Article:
Judge Patrick Naugle once discovered the key to a hidden fortune toasted onto a grilled cheese sandwich. It sure was tasty.
The greatest adventure history has ever revealed.
A surprise hit at the box office in 2004, director Jon Turteltaub's National Treasure ignited moviegoers' imaginations with its rush of adventure and a family-friendly PG rating. Starring Nicolas Cage (The Family Man), Jon Voight (Lara Croft: Tomb Raider), Diane Kruger (Wicker Park), Harvey Keitel (Pulp Fiction), Sean Bean (Goldeneye), and Christopher Plummer (Star Trek VI: The Undiscovered Country), National Treasure makes its thrilling DVD debut care of Walt Disney Home Entertainment.
Facts of the Case
Benjamin Franklin Gates (Nicholas Cage) is the last in a long line of historical treasure hunters convinced that a fortune in Egyptian bling-bling is hidden somewhere in America, and that the clues to its location are printed, scribbled, and hidden all over our most precious historic documents. It seems that, decades upon decades ago, some Masonic descendants—including nine signers of the Declaration of Independence—had the Knights Templar hide an incredible fortune throughout the years. Gates thinks that he's cracked the code, which is printed on the back of our nation's one-dollar bill, as well as the Declaration of Independence, which Gates steals for two reasons: (1) to get the invisible code printed on the back of it; and (2) to keep it out of the hands of Ian Howe (Sean Bean), a fellow treasure hunter who couldn't care less what—or whom—he ruins in the process of obtaining his fortunes.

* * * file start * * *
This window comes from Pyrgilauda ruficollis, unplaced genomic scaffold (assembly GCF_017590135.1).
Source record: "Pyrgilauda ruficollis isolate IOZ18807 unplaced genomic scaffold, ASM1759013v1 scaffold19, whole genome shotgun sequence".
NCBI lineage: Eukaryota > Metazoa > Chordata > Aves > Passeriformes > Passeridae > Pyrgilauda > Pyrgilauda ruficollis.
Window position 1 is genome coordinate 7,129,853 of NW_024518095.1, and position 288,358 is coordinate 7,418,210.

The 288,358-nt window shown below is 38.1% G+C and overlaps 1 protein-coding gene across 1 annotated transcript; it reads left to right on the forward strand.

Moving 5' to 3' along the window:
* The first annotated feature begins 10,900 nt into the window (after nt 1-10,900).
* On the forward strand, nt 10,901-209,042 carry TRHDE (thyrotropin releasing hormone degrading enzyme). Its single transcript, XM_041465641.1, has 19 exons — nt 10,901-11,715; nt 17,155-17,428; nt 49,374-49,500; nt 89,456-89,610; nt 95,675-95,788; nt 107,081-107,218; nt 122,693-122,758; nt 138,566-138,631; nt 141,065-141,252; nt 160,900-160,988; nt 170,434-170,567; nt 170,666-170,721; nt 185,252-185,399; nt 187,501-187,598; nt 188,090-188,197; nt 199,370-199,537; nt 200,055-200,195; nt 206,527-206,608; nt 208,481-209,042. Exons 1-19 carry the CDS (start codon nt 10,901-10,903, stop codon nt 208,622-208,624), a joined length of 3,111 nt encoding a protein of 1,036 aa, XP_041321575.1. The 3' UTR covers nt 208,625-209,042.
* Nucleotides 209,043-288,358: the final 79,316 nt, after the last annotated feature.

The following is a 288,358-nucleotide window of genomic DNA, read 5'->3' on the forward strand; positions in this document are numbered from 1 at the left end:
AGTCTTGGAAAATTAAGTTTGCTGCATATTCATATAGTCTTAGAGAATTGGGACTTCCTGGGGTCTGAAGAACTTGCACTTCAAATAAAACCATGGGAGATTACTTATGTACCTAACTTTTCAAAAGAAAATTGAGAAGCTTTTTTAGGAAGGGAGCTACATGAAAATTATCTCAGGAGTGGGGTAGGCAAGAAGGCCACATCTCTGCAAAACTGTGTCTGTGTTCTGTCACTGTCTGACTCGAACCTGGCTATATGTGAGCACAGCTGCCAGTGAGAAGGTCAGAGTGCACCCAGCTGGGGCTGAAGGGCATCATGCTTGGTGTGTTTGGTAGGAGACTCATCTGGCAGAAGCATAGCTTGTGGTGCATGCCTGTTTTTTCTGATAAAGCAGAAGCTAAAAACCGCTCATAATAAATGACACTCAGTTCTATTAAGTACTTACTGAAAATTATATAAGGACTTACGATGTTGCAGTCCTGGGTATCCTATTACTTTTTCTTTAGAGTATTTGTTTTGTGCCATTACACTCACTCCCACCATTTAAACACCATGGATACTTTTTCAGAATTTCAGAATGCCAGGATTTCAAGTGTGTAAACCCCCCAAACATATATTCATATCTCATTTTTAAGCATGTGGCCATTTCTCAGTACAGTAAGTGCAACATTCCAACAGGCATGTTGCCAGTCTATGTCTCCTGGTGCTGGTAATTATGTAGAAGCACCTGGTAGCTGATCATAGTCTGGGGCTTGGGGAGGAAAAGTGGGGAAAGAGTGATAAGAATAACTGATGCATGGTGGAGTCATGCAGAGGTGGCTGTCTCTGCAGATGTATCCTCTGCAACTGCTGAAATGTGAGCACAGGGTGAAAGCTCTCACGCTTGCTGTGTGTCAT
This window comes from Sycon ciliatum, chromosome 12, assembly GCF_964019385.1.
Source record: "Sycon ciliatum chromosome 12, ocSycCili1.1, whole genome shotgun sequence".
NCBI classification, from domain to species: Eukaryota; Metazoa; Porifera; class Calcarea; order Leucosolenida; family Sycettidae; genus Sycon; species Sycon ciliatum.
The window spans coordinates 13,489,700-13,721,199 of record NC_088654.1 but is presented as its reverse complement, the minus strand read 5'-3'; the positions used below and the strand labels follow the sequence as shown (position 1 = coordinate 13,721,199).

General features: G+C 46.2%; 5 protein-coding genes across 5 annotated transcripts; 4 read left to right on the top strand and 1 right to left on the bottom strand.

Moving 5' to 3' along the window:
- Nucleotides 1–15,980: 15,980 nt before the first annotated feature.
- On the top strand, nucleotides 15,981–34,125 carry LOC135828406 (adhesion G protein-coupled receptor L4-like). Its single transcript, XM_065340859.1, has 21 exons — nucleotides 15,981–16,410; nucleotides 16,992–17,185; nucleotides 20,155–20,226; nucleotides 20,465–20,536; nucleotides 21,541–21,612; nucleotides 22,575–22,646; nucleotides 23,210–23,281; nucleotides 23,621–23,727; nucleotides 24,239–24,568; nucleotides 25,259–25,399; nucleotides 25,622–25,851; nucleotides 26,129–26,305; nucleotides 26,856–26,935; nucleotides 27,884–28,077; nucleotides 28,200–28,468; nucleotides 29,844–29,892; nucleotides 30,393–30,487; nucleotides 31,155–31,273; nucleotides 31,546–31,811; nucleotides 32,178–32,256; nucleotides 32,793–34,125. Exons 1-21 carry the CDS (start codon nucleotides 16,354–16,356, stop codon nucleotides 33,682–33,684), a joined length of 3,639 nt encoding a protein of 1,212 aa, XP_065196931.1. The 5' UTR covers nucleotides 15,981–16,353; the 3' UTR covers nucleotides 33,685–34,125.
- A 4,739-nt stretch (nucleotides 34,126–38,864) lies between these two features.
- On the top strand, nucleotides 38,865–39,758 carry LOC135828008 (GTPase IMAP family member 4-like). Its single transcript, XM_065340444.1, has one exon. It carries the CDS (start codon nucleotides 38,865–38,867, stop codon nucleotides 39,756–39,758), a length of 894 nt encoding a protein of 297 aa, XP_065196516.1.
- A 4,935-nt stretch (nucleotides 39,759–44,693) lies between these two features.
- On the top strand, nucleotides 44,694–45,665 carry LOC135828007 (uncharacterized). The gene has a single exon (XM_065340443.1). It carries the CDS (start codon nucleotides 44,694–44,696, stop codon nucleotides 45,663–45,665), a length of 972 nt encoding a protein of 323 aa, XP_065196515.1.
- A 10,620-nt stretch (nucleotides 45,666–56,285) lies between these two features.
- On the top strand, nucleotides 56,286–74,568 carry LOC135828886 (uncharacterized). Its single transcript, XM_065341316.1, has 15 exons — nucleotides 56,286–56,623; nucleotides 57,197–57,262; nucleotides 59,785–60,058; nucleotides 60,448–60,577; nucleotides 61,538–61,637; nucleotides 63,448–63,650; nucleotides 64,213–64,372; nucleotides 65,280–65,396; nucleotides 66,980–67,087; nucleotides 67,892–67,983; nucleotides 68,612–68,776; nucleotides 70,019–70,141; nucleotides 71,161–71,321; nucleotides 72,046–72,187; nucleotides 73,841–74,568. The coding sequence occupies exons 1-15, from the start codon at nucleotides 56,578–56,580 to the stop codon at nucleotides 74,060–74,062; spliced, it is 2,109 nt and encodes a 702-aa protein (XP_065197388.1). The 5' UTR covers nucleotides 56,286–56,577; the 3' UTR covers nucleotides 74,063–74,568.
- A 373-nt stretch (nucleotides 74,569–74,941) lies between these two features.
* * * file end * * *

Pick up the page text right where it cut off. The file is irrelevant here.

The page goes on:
Aided by a feisty archivist, Abigail Chase (Diane Kruger), and a sarcastic techno-junkie named Riley Poole (Justin Bartha), Gates must outwit both Ian Howe and the U.S. government to find the riches he's been searching for all his life.
Disney's mega-box office hit National Treasure is one of those movies that is endlessly entertaining while simultaneously making no sense whatsoever. Oh, I'm sure that in some form or another, if you really paid attention to the plot, the movie would come together the same way a child's red wagon will come together even if you don't read the directions; it'll just be a goofy-lookin' wagon. The good news is that you only need to know the basic gist of the thing—obsessed treasure hunter uses our national history to help him find fortune and glory—to really enjoy a movie like National Treasure.